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Truce Ends, Rocket Barrage Strikes Israel

Israel's top security official warned Sunday that Gaza militants can hit more Israeli cities with longer-range rockets, on a day when rockets exploded in border towns and a coastal city after an Israel-Hamas truce expired.

Only one Israeli was lightly wounded in the barrage of 19 rockets and three mortars by nightfall. But after a weekend of heavy rocket attacks, Israel's government threatened to strike back hard.

One rocket exploded in Ashkelon, a city of 120,000 on the Mediterranean coast. In the past, Israel has responded harshly to attacks on Ashkelon.

Yuval Diskin, the head of the Shin Bet security service, warned Israel's Cabinet that Hamas now has rockets that can reach the larger city of Ashdod farther north up the Mediterranean coast and even the outskirts of Beersheba, 30 miles to the east. Such attacks would increase the likelihood of an Israeli invasion of Gaza.

"The scenarios are clear, the plans are clear, the determination is clear, and so are the ramifications of each of the steps, Israeli Prime Minister Ehud Olmert said at his Cabinet's weekly meeting. "A responsible government is not happy to go to war, but does not evade it."

The government has been under heavy pressure to react to the rocket fire, but the military has so far been wary of doing so for fear of casualties. In the past, large operations have not succeeded in stopping the rockets.

Israel carried out two airstrikes Sunday aimed at rocket launchers in Gaza, the military and Palestinian officials said. No one was hurt. Militants typically prepare rockets for launch and then fire them from cover a safe distance away.

At Sunday's meeting, several Cabinet ministers suggested retaliation, including some who advocated a large-scale invasion to topple the Hamas regime in Gaza.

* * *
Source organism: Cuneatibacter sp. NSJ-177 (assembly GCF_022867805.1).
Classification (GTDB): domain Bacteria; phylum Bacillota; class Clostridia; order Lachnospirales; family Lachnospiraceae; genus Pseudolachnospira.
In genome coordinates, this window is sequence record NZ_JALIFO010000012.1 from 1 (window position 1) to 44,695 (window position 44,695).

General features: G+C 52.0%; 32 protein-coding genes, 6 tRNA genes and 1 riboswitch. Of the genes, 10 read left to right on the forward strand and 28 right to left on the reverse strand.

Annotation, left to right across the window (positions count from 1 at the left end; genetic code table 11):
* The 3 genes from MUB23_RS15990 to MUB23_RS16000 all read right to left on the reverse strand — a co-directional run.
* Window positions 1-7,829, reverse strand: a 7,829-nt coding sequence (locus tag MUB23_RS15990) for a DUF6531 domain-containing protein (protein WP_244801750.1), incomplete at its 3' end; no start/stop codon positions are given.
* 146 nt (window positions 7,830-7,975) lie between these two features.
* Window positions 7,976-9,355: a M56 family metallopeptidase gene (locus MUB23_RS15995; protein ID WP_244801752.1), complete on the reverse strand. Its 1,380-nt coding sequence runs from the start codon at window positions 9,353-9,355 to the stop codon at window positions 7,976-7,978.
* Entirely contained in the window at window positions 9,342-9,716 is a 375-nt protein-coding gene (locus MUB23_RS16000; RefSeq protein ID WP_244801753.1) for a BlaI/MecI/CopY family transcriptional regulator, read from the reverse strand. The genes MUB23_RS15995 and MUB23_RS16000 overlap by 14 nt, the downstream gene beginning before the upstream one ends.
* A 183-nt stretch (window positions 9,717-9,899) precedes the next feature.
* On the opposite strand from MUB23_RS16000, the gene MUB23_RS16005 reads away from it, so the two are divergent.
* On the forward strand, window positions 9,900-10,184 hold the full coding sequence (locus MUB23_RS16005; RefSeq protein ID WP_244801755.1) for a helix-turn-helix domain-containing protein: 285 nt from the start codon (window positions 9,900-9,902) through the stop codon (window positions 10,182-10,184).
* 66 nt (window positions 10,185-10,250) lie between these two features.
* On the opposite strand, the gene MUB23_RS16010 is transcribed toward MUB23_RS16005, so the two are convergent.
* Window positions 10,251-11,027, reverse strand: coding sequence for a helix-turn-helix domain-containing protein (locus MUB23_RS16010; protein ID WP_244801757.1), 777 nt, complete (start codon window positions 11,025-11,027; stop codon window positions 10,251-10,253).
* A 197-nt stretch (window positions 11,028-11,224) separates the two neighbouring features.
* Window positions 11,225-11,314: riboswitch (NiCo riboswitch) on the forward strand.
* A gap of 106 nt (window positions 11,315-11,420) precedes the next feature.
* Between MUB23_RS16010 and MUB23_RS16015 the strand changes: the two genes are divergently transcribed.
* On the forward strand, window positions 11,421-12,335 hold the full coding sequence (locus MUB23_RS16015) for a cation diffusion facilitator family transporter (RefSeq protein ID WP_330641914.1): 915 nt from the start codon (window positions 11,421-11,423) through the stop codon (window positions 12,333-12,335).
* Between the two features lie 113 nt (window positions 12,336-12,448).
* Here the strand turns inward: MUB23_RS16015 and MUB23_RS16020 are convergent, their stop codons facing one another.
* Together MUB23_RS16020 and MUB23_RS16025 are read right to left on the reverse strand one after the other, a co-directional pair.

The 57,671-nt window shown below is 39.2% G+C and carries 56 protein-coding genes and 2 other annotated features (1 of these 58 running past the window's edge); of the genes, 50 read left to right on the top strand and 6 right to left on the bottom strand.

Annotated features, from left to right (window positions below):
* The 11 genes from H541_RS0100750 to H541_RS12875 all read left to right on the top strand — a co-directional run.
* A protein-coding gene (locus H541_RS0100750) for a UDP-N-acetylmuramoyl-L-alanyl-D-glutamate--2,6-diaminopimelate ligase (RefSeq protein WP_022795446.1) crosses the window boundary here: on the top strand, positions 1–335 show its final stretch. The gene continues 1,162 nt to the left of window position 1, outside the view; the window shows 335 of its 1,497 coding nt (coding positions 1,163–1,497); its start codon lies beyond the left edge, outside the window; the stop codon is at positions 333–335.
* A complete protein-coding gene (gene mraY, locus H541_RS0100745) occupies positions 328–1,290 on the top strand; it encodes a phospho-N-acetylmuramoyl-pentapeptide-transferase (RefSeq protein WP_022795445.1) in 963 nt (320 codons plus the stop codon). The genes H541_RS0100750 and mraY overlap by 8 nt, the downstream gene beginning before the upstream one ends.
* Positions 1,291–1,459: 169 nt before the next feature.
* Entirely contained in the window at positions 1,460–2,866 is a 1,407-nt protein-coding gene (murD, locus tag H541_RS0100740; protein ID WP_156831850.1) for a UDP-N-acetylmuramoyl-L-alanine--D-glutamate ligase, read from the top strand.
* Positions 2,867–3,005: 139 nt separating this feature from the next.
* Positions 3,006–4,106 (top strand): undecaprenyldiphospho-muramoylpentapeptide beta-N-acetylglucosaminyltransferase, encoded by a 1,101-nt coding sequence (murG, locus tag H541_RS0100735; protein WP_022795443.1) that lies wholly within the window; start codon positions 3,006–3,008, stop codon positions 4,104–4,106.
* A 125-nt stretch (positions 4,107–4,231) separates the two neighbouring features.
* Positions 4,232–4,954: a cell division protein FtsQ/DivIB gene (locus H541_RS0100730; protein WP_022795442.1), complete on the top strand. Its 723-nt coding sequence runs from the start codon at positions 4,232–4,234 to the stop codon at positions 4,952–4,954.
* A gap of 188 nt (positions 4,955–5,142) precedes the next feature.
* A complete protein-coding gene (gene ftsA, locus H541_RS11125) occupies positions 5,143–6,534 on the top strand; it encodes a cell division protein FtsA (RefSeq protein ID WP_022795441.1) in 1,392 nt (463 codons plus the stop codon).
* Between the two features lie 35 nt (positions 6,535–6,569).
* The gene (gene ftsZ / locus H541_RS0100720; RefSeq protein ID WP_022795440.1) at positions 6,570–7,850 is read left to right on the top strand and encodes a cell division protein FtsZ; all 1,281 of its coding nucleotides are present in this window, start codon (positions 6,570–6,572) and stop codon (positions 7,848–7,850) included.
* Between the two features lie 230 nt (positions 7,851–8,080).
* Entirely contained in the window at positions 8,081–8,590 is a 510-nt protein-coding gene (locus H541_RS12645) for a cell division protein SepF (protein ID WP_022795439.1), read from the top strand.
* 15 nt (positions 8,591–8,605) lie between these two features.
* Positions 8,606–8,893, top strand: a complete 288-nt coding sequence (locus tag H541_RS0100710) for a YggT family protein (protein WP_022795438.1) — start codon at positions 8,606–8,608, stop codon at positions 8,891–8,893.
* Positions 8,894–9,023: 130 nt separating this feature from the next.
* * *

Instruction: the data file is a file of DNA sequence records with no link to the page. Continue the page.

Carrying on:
Foreign Minister Tzipi Livni said, if elected prime minister Feb. 10, she would do so.

"The Hamas government in Gaza must be toppled, the means to do this must be military, economic and diplomatic," she said. "Whenever they shoot at Israel, Israel must respond."

"We cannot accept the current situation," said Defense Minister Ehud Barak, according to a participant in the meeting. "In order to return to a calm like six months ago, we will probably need a wide-scale operation."

The participant spoke on condition of anonymity according to government guidelines.

Israeli officials said diplomats have begun garnering international support for an offensive in Gaza. The officials, speaking on condition of anonymity because the talks are not public, said the goal was to avert hostile declarations and U.N. resolutions if Israel invades Gaza.

A truce between Israel and Gaza's Hamas rulers expired on Friday after six months. The truce had frayed since early November, and rocket fire at Israeli towns has been increasing steadily in recent days.

Hamas spokesman Ismail Radwan blamed Israel for the collapse of the truce and said Palestinian factions would "respond to any aggression against our people."

On Sunday, one rocket scored a direct hit on a house in the town of Sderot, scattering rubble and furniture inside. "Everyone is traumatized," the house's owner, Maya Aviar, told AP Television News.

No one was injured in that attack, but the Israeli military said a worker at a farming community near Gaza was lightly wounded in a separate rocket hit. Another rocket exploded in an industrial zone in Ashkelon, a city of about 120,000 people 10 miles north of Gaza.

The Palestinian Islamic Jihad took responsibility for Sunday's rocket fire. Abu Ahmad, a spokesman for the group, said Israeli citizen would "not sleep peacefully as long as Gaza children are not enjoying water, electricity, medicine and peace."

Israel has largely kept the crossings into Gaza closed in response to the rocket fire, a move that has caused shortages of fuel and basic goods in the territory of 1.4 million Palestinians.

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